This column is the third in a series about socioeconomic diversity and low-income students at the University.
By Stanley Katz
I have learned much and agreed with the two long opinion pieces written by Bennett McIntosh and Lea Trusty, so there is no need for me to rehearse what they have said so nicely about the University’s efforts to increase socioeconomic diversity in recent years. For those of us on the faculty who have long hoped that Princeton would do more to increase the full range of diversity among the student body (and of course among the faculty), it has been heartening to see the initiative that former University President Tilghman launched at the end of her term and now its continuation under University President Christopher Eisgruber ’83. But of course none of us should forget the importance of both the sweeping financial aid reform undertaken by former University President Harold Shapiro GS ’64, which eliminated loans as part of student financial aid packages. The combination of financial aid generosity — made possible by our enormous material resources — a superb admissions office and the commitment of our leadership to seek a more diverse student body has positioned Princeton nicely to make progress toward diversity.
We all recognize that despite our financial aid package, the University has struggled to increase the number of Pell Grant-eligible undergraduate students. Money alone cannot solve the problem. As Caroline Hoxby pointed out in her article “The Missing “One-Offs”: The Hidden Supply of High-Achieving, Low Income Students,” convincing the students we seek to apply to institutions like Princeton is equally important. And, alas, convincing this cohort of students that Princeton is the elite campus they most want to be accepted by is a daunting problem. We will of course benefit from the national effort under way to attract “undermatched” students (those who are highly qualified but do not apply to highly competitive colleges). But why should those students think that Old Nassau is the place for them?
I hope I will be forgiven for thinking of this as the “Michelle Obama” problem. We have recently gotten a lot of mileage from the fact that Mrs. Obama ’85 mentioned that our financial aid policies enabled a student like her to attend the University. But it seems also to be the case that Mrs. Obama has little desire to reconnect with her alma mater. Her undergraduate thesis apparently made clear the difficulties she felt in accommodating herself to the Princeton of her era, and I am afraid that it is likely that her feelings of hurt have not gone away over the years. Whatever the causes of her feelings as an undergraduate, I think we all need to be concerned that students who are “different” than the stereotypical, clubbie Princetonian will think that we are the right place for them.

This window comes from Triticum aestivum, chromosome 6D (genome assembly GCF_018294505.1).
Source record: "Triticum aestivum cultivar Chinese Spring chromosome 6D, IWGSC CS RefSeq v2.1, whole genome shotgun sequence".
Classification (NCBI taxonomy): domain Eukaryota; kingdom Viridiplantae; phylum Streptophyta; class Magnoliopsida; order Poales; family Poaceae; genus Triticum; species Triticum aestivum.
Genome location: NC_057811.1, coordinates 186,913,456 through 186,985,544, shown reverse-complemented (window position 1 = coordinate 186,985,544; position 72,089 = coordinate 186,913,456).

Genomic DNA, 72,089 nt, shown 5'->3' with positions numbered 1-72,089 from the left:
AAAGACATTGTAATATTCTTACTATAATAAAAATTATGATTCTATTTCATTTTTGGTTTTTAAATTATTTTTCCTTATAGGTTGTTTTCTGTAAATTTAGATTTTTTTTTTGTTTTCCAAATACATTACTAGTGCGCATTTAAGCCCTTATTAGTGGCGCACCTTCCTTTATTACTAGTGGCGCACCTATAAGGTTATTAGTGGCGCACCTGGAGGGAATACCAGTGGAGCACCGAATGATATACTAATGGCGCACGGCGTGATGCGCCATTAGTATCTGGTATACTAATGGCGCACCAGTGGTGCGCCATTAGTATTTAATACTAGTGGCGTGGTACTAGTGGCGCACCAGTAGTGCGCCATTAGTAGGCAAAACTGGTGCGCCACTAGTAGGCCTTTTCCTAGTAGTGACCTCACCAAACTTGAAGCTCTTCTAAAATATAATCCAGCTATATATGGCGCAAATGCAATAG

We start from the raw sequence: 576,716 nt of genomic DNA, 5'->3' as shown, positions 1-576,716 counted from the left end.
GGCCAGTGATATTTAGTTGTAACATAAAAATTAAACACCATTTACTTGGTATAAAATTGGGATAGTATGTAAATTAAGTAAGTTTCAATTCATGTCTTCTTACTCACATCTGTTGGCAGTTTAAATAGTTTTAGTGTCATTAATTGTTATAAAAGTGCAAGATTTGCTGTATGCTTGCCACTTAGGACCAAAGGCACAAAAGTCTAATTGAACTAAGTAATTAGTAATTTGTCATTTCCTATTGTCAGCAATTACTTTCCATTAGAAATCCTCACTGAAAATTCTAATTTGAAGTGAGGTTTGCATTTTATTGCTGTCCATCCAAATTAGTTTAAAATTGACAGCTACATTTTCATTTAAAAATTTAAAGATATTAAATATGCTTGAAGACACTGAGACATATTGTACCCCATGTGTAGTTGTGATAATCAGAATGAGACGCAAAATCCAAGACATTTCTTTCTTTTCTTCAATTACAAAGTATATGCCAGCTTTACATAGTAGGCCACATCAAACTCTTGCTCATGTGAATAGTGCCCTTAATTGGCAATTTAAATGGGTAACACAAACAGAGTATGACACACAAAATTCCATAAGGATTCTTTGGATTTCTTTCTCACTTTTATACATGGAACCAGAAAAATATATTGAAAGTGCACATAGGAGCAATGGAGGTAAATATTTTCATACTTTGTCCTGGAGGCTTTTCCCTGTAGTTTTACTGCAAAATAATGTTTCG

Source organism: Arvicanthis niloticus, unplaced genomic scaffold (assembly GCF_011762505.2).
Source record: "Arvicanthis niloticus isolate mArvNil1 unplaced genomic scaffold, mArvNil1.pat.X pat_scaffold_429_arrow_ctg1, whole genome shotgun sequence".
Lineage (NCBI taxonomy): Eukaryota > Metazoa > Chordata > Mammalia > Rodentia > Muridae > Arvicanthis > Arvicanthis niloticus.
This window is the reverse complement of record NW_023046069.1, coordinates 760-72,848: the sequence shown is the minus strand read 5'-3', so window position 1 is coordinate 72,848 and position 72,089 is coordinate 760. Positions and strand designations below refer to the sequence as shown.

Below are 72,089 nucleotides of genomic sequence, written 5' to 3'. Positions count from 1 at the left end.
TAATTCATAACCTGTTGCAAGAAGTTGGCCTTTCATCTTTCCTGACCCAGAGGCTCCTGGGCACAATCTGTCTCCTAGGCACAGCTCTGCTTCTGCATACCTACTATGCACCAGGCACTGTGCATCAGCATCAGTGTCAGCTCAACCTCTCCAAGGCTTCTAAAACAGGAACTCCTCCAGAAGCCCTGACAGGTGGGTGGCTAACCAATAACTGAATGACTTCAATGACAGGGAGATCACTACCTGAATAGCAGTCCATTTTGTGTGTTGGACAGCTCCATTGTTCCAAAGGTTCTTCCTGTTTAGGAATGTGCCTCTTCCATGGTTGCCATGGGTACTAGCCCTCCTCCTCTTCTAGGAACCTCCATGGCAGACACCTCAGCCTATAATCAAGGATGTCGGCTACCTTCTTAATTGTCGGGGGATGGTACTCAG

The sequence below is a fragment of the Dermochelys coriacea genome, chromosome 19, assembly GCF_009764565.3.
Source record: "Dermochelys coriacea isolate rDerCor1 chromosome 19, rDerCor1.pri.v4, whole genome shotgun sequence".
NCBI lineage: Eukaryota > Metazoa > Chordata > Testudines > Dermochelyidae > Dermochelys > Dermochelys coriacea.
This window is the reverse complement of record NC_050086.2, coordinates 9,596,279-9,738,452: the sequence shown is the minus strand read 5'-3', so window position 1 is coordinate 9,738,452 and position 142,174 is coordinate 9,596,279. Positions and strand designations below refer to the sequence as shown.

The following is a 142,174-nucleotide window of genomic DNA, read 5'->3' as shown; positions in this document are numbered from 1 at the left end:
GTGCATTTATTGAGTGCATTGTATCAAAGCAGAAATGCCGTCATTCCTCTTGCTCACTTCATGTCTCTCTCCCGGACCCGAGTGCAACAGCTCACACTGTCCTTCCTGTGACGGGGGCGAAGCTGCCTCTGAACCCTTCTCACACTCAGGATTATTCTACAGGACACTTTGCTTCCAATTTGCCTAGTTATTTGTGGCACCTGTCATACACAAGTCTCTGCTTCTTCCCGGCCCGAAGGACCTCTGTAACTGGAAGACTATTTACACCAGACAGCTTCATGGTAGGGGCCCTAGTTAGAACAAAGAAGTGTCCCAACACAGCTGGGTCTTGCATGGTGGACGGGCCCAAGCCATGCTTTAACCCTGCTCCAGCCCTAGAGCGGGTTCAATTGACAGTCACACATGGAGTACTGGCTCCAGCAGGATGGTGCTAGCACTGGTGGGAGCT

The issue is partly what we will have to do to make a much wider socioeconomic range of students feel comfortable and productive here. Expanding and continuing to improve the Freshman Scholars Institute is surely one such thing. Supporting the sorts of new groups mentioned by Lea Trusty to provide support for first-generation-in-college students may well be another. But I think the problem is more basic. Most obviously, can an elite college in which the majority of the students take their meals and organize their social lives around expensive and sometimes exclusive clubs expect students from lower socioeconomic backgrounds to feel that they will be welcome here? I doubt it. Indeed, although Princeton was the college I dreamed of attending as a (quite well-off) public high school student in Chicago in the 1950s, once I looked into what Princeton student life was actually like, I decided that Princeton was not the place for me. I went to a college that seemed to me to be more welcoming for a student like me, and I feel confident that I made the right choice at the time. That was my “Michelle Obama” experience.
Finally, there is an additional problem that seems to me both challenging and very difficult — attracting more students from the lower middle classes. Our financial aid policies now make it quite possible for the economically most deprived students to afford Princeton. Those who come from the lowest quintile of family wealth, if academically qualified, can afford to matriculate. But if their families are in the second lowest quintile (or certainly the middle quintile), they may be priced out of our market. Addressing that inequity will be a daunting challenge even for an institution as remarkably well-heeled as Princeton is. I do not know how we can meet this challenge, but I think it needs to be on our wish list. We don’t want to be a place for the rich and poor, do we?
My concern is that we continue to make Princeton a college that is welcoming and attractive to the widest cohort of undergraduate students. We have made great strides in that direction over the more than 60 years since I decided not to apply, and I am proud to be a member of an academic community that has come to take its social responsibilities so seriously. Our decision to create, and then expand, the residential college system was, to my mind, the single most tangible step necessary to move us in the right direction. But we have much more to do before we sleep.
Stanley Katz is a lecturer with rank of professor in the Wilson School and the director of the Princeton University Center for Arts and Cultural Policy Studies. He can be reached at firstname.lastname@example.org.